Time: Wednesday 19th of August, 9-10:30
This keynote lecture consists of two parts and will address political economy of communications technology in general and the Internet in particular. In the first part, Dmytri Kleiner will present a brief history of the Internet and explain how it was initially a not-for-profit distributed network, and that as commercialization began, so did centralization, and how far from being an unintended consequence, surveillance and control is core part of the design of the modern Internet, not as a result of zealous Government espionage, but of capitalist business models based on the selling and grading of audience commodity. In the second part, Baruch Gottlieb focuses on the materiality of the Internet, which, often understood as immaterial in the imagination of rich western countries, needs minerals, real estate, energy and labour to function. He challenges the alleged emancipatory potential of the new media by drawing attention to the unfree nature of labour in the factories and mines that produce the essential materials for essential hardware, and argues that without such unfree labour, this technology would not exist.
Dmytri Kleiner is a software developer and the author of The Telekommunist Manifesto. Dmytri is a contributing artist to the Miscommunication Technologies continuing series of artworks by Telekommunisten, such as deadSwap, Thimbl, R15N and OCTO. Miscommunication Technologies address the social relations embedded in communications platforms by bringing aspects which are normally hidden from view to the foreground to be critically experienced and confronted. In The Telekommunist Manifesto, Kleiner has published the Peer-Production licence, a commons-friendly license the author has described as CopyFarLeft, and proposed Venture Communism, a mode of worker-controlled production modelled on peer networks and the pastoral commons. He can be followed at dmytri.info and on Twitter as @dmytri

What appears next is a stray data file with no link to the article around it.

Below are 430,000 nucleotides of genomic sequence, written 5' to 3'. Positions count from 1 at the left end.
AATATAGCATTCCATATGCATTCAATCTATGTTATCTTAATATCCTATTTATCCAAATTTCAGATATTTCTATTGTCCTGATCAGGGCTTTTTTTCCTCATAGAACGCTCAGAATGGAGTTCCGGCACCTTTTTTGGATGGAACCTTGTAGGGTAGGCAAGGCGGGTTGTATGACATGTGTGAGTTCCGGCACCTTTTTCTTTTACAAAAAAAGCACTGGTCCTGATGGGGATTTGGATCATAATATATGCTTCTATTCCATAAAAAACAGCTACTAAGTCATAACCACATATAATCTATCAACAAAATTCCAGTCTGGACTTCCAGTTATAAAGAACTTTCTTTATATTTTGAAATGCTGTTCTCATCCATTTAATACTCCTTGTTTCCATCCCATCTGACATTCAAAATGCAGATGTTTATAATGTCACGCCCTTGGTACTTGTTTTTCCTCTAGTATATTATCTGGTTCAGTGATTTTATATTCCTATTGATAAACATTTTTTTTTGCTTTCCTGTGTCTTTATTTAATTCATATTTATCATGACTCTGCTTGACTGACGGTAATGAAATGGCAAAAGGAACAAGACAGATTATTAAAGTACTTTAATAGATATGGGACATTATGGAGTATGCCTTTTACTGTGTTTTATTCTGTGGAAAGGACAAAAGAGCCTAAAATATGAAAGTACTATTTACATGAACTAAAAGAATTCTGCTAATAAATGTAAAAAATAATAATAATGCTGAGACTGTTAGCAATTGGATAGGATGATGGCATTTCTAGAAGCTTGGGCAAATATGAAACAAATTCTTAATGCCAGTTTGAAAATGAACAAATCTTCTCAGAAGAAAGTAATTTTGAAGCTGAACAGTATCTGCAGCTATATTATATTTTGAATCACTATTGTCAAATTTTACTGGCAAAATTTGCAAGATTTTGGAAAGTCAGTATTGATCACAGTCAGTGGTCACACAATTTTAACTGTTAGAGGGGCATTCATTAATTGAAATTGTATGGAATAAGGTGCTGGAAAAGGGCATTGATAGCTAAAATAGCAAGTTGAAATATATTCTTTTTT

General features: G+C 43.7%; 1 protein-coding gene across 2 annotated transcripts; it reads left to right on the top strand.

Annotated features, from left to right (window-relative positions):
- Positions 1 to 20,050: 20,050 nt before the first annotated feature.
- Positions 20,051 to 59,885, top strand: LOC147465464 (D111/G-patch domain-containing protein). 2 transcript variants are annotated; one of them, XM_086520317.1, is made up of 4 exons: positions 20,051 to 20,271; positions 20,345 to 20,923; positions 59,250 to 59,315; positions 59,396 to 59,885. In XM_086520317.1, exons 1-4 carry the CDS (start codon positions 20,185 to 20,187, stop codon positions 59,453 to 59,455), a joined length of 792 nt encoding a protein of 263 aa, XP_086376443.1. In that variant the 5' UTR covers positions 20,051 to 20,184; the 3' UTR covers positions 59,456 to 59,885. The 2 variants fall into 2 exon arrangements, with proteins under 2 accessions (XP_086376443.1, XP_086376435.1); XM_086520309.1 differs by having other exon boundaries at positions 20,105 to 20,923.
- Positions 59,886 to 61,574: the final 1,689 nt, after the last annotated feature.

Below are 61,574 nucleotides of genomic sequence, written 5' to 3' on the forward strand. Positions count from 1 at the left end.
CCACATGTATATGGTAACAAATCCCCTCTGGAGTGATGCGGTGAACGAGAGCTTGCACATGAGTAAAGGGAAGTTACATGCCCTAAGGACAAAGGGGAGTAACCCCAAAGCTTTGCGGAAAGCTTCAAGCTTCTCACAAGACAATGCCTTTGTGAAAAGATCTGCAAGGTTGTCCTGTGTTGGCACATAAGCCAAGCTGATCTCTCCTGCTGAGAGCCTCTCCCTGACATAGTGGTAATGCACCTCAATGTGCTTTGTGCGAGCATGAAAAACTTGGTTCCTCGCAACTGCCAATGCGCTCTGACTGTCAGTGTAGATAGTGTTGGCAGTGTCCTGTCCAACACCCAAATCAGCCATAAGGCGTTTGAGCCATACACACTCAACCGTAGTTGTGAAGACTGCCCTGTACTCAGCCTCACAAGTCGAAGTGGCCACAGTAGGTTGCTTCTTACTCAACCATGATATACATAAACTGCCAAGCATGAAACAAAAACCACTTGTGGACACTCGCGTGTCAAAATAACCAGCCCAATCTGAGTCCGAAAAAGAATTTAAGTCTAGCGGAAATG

(Dr. phil.) Baruch Gottlieb trained as a filmmaker at Concordia University, has been working in digital art with specialization in public art and performance. He is currently Artist-researcher in Residence at the Institute for Time-based Media, lecturer in philosophy of digital art and aesthetics at the University of Arts Berlin and fellow of the Vilém Flusser Archiv. He is also curator of the upcoming exhibition series “Flusser & the Arts” based on the philosophical writings of Vilém Flusser. Gottlieb is active member of Telekommunisten ,Arts & Economics Group and Laboratoire Deberlinisation. His first book “Gratitude for Technology” (Atropos 2009) elaborates an anthropomorphics of digital technology. His upcoming book “A Political Economy of the Smallest Things” (Atropos 2015) proposes labour models for industrial production at the sub-atomic scale. He tweets as @baruch